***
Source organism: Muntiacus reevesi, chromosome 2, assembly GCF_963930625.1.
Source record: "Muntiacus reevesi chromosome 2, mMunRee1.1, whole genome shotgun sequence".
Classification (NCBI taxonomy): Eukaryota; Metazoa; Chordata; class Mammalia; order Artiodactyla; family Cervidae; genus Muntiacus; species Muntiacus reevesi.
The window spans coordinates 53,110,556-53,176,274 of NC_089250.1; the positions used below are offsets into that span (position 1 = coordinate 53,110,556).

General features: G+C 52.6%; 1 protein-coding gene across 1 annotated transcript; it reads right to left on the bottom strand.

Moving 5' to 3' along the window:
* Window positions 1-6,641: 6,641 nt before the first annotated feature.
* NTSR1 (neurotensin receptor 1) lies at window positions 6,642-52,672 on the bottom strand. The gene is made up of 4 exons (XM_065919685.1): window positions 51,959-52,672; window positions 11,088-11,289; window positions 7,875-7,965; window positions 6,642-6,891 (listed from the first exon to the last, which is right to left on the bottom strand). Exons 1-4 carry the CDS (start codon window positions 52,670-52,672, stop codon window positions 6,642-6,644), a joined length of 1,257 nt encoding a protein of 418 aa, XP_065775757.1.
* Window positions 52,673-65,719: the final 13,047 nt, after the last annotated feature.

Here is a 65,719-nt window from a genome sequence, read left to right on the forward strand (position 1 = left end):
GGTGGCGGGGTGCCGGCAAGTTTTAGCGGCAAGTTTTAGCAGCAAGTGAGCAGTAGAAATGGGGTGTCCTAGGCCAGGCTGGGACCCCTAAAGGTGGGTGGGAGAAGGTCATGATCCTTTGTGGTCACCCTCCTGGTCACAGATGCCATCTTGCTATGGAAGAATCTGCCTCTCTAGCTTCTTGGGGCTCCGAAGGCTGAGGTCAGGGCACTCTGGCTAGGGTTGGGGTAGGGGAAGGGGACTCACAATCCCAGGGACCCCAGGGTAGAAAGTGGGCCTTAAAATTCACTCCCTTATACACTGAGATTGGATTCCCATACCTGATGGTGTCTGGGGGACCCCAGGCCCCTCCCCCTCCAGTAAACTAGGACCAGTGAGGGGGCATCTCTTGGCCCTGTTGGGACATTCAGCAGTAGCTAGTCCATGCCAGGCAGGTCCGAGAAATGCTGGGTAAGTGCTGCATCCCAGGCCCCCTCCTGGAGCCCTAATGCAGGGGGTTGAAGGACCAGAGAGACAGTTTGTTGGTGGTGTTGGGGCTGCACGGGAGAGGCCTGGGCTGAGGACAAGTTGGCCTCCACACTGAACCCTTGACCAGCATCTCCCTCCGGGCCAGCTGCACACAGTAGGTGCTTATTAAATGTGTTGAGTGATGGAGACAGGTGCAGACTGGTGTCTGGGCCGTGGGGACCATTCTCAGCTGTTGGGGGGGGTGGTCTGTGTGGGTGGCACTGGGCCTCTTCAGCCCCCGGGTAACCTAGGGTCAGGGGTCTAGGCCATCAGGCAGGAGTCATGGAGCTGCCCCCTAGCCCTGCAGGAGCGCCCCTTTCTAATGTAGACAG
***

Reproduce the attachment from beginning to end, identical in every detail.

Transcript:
Source organism: Muntiacus reevesi, chromosome 2, assembly GCF_963930625.1.
Source record: "Muntiacus reevesi chromosome 2, mMunRee1.1, whole genome shotgun sequence".
Classification (NCBI taxonomy): Eukaryota; Metazoa; Chordata; class Mammalia; order Artiodactyla; family Cervidae; genus Muntiacus; species Muntiacus reevesi.
The window spans coordinates 53,110,556-53,176,274 of NC_089250.1; the positions used below are offsets into that span (position 1 = coordinate 53,110,556).

General features: G+C 52.6%; 1 protein-coding gene across 1 annotated transcript; it reads right to left on the bottom strand.

Moving 5' to 3' along the window:
* Window positions 1-6,641: 6,641 nt before the first annotated feature.
* NTSR1 (neurotensin receptor 1) lies at window positions 6,642-52,672 on the bottom strand. The gene is made up of 4 exons (XM_065919685.1): window positions 51,959-52,672; window positions 11,088-11,289; window positions 7,875-7,965; window positions 6,642-6,891 (listed from the first exon to the last, which is right to left on the bottom strand). Exons 1-4 carry the CDS (start codon window positions 52,670-52,672, stop codon window positions 6,642-6,644), a joined length of 1,257 nt encoding a protein of 418 aa, XP_065775757.1.
* Window positions 52,673-65,719: the final 13,047 nt, after the last annotated feature.

Here is a 65,719-nt window from a genome sequence, read left to right on the forward strand (position 1 = left end):
GGTGGCGGGGTGCCGGCAAGTTTTAGCGGCAAGTTTTAGCAGCAAGTGAGCAGTAGAAATGGGGTGTCCTAGGCCAGGCTGGGACCCCTAAAGGTGGGTGGGAGAAGGTCATGATCCTTTGTGGTCACCCTCCTGGTCACAGATGCCATCTTGCTATGGAAGAATCTGCCTCTCTAGCTTCTTGGGGCTCCGAAGGCTGAGGTCAGGGCACTCTGGCTAGGGTTGGGGTAGGGGAAGGGGACTCACAATCCCAGGGACCCCAGGGTAGAAAGTGGGCCTTAAAATTCACTCCCTTATACACTGAGATTGGATTCCCATACCTGATGGTGTCTGGGGGACCCCAGGCCCCTCCCCCTCCAGTAAACTAGGACCAGTGAGGGGGCATCTCTTGGCCCTGTTGGGACATTCAGCAGTAGCTAGTCCATGCCAGGCAGGTCCGAGAAATGCTGGGTAAGTGCTGCATCCCAGGCCCCCTCCTGGAGCCCTAATGCAGGGGGTTGAAGGACCAGAGAGACAGTTTGTTGGTGGTGTTGGGGCTGCACGGGAGAGGCCTGGGCTGAGGACAAGTTGGCCTCCACACTGAACCCTTGACCAGCATCTCCCTCCGGGCCAGCTGCACACAGTAGGTGCTTATTAAATGTGTTGAGTGATGGAGACAGGTGCAGACTGGTGTCTGGGCCGTGGGGACCATTCTCAGCTGTTGGGGGGGGTGGTCTGTGTGGGTGGCACTGGGCCTCTTCAGCCCCCGGGTAACCTAGGGTCAGGGGTCTAGGCCATCAGGCAGGAGTCATGGAGCTGCCCCCTAGCCCTGCAGGAGCGCCCCTTTCTAATGTAGACAG